I've finally found something to disagree with in Storyteller, the book by Kate Wilhelm that I've been slowly savoring. And it's something that really chaps my &$$. She mentions a male writer at Clarion who turned in a 10,000 word story all about a hero and his battles. She then says: "The students loved it, called it exciting, and we said no. It was static. Nothing happened." She went on to explain that it was static because: "Something had to change, either in the character, in the situation, or in the reader." She is, of course, wrong! And I wonder how many fine reads have been nipped in the bud by such criticism.
I don't mean to downplay a character's evolution as a person. I love it when that happens. But what is wrong with a story that is just an exciting read? Edgar Rice Burroughs didn't have a lot of character development in his John Carter of Mars books but I certainly devoured them. I still remember them far more fondly than some of the stuff I've read where the character "develops."
Wilhelm is wrong for many reasons. 1) She admits that the students loved the story and found it exciting. In other words, the "readers" liked it and she's correcting them. How can a reader be wrong about what they like? 2) Male readers, in particular, enjoy action, and what's wrong with a work that appeals primarily to males? It used to be that most books were written for males. Now it seems that most books are written for women. I don't think either extreme is desirable. I certainly enjoy many books that my female friends like, and I enjoy some they don't. That fact doesn't bother me at all. 3) Relating to the story in question, there actually is change if Wilhelm thinks about it, change in the readers. If they experience a lifting of mood, an escape for a few minutes from their worries and cares, then they have been changed. Maybe they haven't had an epiphany, but how often do those come around anyway?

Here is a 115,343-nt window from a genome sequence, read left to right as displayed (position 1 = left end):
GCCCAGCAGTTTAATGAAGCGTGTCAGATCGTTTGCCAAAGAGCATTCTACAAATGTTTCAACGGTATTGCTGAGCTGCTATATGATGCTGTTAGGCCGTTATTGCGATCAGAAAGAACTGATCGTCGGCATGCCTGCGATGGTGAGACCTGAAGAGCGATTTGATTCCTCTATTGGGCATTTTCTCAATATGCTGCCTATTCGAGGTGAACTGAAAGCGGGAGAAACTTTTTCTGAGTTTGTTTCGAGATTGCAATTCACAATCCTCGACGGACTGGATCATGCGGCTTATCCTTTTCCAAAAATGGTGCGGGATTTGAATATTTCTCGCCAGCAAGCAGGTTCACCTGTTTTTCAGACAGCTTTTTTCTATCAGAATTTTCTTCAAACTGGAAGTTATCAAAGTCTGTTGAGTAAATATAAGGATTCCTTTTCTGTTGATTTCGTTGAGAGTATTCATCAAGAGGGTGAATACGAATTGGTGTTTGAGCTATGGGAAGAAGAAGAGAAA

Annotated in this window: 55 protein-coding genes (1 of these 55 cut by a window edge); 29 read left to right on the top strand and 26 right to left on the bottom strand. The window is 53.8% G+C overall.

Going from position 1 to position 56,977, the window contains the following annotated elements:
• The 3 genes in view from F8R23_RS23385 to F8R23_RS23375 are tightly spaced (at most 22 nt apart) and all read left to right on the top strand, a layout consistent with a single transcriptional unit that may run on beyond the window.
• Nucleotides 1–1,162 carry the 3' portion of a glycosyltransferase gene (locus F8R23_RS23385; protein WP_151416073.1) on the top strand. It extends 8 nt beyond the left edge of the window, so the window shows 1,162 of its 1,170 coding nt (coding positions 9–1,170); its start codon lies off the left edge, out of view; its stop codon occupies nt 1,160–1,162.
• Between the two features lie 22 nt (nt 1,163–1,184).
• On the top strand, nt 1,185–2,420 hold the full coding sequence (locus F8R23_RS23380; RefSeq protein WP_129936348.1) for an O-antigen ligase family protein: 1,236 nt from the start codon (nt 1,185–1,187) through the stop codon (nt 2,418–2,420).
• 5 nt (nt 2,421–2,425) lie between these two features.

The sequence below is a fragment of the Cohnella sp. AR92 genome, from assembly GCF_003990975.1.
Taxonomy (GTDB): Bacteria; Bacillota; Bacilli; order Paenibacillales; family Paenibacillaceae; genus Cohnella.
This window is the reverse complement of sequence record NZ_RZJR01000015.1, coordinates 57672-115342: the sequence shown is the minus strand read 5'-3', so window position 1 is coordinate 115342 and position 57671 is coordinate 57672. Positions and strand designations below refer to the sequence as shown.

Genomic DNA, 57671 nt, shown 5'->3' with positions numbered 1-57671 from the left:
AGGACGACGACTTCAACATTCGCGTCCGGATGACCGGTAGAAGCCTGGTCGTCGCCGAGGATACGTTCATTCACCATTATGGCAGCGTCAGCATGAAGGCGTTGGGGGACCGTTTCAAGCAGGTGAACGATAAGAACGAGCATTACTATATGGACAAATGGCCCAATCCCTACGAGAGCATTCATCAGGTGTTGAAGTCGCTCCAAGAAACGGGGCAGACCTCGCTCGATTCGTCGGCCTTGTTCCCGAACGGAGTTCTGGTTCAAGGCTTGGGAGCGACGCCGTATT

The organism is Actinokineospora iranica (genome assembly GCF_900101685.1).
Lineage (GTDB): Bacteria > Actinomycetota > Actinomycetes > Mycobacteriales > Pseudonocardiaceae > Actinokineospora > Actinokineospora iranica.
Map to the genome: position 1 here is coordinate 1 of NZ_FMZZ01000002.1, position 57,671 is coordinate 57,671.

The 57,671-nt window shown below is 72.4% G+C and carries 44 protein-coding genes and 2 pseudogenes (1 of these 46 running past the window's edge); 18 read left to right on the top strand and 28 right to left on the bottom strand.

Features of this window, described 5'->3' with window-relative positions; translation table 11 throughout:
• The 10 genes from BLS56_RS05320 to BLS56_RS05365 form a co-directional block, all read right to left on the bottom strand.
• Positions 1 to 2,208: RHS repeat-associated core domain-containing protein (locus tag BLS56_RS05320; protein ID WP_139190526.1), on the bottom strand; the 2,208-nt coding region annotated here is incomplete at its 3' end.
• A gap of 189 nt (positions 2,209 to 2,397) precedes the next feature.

Books and stories touch us as readers for different reasons. I treasure Peter Matthiessen's Snow Leopard because it took me on a spiritual journey with its transcendent prose. I loved Steinbeck's Of Mice and Men because of the relationship between the characters and how they changed. I've reread Louis L'Amour's To Tame a Land four times because it brims with action and excitement. I read the essays of Lewis Thomas and Loren Eiseley because they make science rich with mystery and possibility. Together they all changed me.